Answer :Job Design- Definition
Work arrangement (or rearrangement) aimed at reducing or overcoming job dissatisfaction and employee alienation arising from repetitive and mechanistic tasks. Through job design, organizations try to raise productivity levels by offering non-monetary rewards such as greater satisfaction from a sense of personal achievement in meeting the increased challenge and responsibility of one's work. Job enlargement, job enrichment, job rotation, and job simplification are the various techniques used in a job design exercise.
Job enlargement expands job horizontally. It increases job scope; that is, it increases the number of different operations required in a job and the frequency with which the job cycle is repeated. By increasing the number of tasks an individual performs, job enlargement, increases the job scope, or job diversity. Instead of only sorting the incoming mail by department, for instance, a mail sorter’s job could be enlarged to include physically delivering the mail to the various departments or running outgoing letters through the postage meter.
Efforts at job enlargement have met with less than enthusiastic results. As one employee who experienced such a redesign on his job remarked, “ Before I had one lousy job. Now, through enlargement, I have three!”. So while job enlargement attacks the lack of diversity in overspecialised jobs, it has done little to provide challenge or meaningfulness to a workers’ activities
Job enrichment, as it is currently practiced in industry, is a direct outgrowth of Herzberg’s Two Factor Theory of motivation. It is, therefore, based on the assumption that in order to motivate personnel, the job itself must provide opportunities for achievement recognition, responsibility, advancement and growth. The basic idea is to restore to jobs the elements of interest that were taken away under intensive specialisation. At this stage it may be necessary to draw a distinction between job rotation, job enlargement and job enrichment. Job enrichment tries to embellish the job with factors that Herzberg characterised as motivators: Achievement, recognition, increased responsibilities, opportunities for growth, advancement and increased competence. There is an attempt to build into jobs a higher sense of challenge and achievement, through vertical job loading.
Vertical job loading entails redesigning jobs to give:
1. Greater responsibility,
2. Greater autonomy,
3. More immediate feedback to the individual or group. This might include transferring some of the superior’s activities to subordinates.
Horizontal job loading might be applied by having workers perform some of the steps that precedes and follow them in the work flow. A single operator might fit on all four fenders, be responsible for the car’s entire front end, or do both rough and finished painting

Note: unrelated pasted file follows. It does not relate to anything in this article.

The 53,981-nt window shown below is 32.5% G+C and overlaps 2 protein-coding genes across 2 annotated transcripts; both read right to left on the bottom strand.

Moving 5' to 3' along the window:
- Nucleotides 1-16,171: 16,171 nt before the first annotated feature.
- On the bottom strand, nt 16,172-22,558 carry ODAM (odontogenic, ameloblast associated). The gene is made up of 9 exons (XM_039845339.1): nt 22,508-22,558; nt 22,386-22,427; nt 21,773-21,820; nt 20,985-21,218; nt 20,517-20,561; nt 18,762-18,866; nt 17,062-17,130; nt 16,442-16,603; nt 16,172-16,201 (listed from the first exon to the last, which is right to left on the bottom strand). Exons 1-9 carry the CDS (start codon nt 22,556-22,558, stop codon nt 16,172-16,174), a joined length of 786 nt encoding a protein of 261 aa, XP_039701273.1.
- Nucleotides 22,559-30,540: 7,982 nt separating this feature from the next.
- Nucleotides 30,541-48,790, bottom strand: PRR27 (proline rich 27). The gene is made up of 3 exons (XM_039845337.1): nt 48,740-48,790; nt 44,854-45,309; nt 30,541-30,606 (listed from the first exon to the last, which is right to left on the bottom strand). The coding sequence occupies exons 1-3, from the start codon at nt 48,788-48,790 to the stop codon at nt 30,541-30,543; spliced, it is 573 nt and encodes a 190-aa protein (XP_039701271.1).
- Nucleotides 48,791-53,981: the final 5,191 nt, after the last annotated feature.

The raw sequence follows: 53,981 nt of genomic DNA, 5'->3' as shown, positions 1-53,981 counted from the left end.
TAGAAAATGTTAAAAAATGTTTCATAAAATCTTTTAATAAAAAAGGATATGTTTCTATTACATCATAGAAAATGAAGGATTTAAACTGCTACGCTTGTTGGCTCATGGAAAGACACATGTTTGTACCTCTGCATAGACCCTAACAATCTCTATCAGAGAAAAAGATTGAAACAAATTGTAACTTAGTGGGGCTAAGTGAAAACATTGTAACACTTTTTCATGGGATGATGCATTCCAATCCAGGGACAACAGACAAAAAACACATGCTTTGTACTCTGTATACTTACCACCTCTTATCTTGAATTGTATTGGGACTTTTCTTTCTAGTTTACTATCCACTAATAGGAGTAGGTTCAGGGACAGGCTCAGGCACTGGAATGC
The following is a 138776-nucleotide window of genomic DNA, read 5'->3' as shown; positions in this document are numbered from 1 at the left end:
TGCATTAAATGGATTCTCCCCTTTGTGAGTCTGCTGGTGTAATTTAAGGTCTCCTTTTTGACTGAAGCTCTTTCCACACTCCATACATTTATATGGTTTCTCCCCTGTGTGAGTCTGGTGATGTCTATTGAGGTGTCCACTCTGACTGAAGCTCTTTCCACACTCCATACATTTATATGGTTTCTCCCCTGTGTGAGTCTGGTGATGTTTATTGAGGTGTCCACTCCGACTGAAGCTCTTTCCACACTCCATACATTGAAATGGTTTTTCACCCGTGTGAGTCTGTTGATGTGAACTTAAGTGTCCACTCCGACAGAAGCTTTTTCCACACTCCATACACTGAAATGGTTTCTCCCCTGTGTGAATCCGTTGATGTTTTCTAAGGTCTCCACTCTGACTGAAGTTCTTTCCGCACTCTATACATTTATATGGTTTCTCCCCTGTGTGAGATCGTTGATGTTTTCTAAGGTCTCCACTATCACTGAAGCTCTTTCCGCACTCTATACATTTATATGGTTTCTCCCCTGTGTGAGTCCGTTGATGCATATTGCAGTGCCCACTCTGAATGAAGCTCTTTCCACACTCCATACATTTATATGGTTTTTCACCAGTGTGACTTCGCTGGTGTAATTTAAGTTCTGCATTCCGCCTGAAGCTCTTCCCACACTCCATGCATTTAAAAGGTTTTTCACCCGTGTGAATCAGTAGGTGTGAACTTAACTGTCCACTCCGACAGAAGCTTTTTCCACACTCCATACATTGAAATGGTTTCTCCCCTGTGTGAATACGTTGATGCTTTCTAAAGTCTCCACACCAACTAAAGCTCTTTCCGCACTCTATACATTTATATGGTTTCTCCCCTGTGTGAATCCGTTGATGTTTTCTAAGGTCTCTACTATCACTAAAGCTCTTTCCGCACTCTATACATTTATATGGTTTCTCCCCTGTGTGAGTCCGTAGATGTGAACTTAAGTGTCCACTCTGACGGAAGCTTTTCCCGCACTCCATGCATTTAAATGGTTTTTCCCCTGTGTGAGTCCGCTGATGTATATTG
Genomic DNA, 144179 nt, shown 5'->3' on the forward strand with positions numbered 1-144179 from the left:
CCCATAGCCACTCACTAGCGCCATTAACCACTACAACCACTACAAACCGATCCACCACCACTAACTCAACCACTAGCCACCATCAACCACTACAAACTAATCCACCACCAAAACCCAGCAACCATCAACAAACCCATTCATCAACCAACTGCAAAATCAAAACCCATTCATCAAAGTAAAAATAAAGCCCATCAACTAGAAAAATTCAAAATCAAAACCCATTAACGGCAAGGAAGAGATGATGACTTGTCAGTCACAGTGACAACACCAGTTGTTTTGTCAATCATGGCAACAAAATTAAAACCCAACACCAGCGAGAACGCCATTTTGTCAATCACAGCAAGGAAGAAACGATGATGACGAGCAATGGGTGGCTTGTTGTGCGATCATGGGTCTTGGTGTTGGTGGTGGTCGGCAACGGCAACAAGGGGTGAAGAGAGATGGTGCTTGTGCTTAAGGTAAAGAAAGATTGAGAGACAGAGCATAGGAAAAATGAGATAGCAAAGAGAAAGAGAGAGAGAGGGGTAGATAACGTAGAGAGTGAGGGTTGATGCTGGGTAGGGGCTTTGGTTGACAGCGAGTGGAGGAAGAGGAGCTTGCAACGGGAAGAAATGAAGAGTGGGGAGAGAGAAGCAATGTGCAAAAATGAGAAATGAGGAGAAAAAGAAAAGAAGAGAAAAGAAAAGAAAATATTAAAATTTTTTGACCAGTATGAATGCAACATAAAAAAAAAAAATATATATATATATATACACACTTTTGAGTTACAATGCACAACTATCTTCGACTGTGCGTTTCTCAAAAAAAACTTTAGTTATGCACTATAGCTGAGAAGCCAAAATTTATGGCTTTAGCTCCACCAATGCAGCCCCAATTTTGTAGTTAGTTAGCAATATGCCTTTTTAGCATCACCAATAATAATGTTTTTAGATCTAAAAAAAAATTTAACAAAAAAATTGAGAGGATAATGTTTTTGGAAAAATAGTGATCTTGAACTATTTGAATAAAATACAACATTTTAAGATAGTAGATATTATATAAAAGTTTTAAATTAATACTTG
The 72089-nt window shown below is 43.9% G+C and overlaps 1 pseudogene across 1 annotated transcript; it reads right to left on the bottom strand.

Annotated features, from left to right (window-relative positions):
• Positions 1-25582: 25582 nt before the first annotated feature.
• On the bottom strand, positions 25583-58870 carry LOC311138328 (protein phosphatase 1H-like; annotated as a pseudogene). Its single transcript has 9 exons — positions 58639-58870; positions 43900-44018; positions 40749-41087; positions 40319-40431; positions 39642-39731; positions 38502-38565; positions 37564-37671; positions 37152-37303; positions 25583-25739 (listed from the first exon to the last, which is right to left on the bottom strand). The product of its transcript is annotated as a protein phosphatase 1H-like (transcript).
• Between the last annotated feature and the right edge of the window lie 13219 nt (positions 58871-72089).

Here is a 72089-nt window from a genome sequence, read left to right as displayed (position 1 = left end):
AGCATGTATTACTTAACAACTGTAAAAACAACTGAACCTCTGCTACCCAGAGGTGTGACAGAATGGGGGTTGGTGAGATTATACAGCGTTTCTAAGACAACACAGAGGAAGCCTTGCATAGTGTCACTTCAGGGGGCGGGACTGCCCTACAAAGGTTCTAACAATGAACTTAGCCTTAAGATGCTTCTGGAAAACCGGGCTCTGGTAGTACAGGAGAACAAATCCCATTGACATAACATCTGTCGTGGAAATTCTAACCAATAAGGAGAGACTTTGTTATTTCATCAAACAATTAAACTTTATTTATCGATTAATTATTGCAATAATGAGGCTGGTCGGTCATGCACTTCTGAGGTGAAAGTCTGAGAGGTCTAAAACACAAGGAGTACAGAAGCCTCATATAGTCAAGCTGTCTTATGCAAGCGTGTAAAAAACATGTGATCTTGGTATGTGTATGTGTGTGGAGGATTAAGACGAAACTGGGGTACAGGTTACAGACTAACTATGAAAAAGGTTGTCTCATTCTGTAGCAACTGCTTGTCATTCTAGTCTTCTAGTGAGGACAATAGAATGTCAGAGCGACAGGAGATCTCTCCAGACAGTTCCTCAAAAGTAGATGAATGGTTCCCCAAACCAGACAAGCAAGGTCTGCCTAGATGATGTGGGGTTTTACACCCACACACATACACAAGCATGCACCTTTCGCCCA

How to make job enrichment effective
Whether job enrichment really pays off or not is not a simple question to answer in view of the above (difficulties) research findings. But one thing clearly emerges: Job enrichment is not a cure-all for all the human problems presently facing modern management. There is no use jumping on the job enrichment bandwagon without carefully considering all the above factors. Despite these criticisms, the evidence still shows that the job enrichment works for some groups of people. If we assume that individual employees wish to have more variety, complexity and responsibility in their jobs, job enrichment looks like a very promising and effective way to make workers – and the total organization – more effective. In this connection it may be necessary to answer one final question: What is needed to make job enrichment effective?
I. Use job enrichment selectively after taking into account situational variables (job characteristics, personal characteristics of employees, organization level, etc.).
Ii. Provide a supportive climate for innovation and change.
Iii. Job enrichment demands a development effort. Managers must have a better understanding of what people want. They must be genuinely interested in job enrichment programme. People like to see that their managers are really concerned about their welfare.
Iv. Develop the skill of the participants first in a job enrichment programme. If you do not provide the man the skills to carry out the decision making and goal setting responsibilities under a job enrichment programme he gets more frustrated. Perhaps, an example might be the non-swimmer who sees someone drown. The objective is clear, you have to get that person out of the lake, but, if you do not have the skills to go out there and get the person then the frustration is intolerable.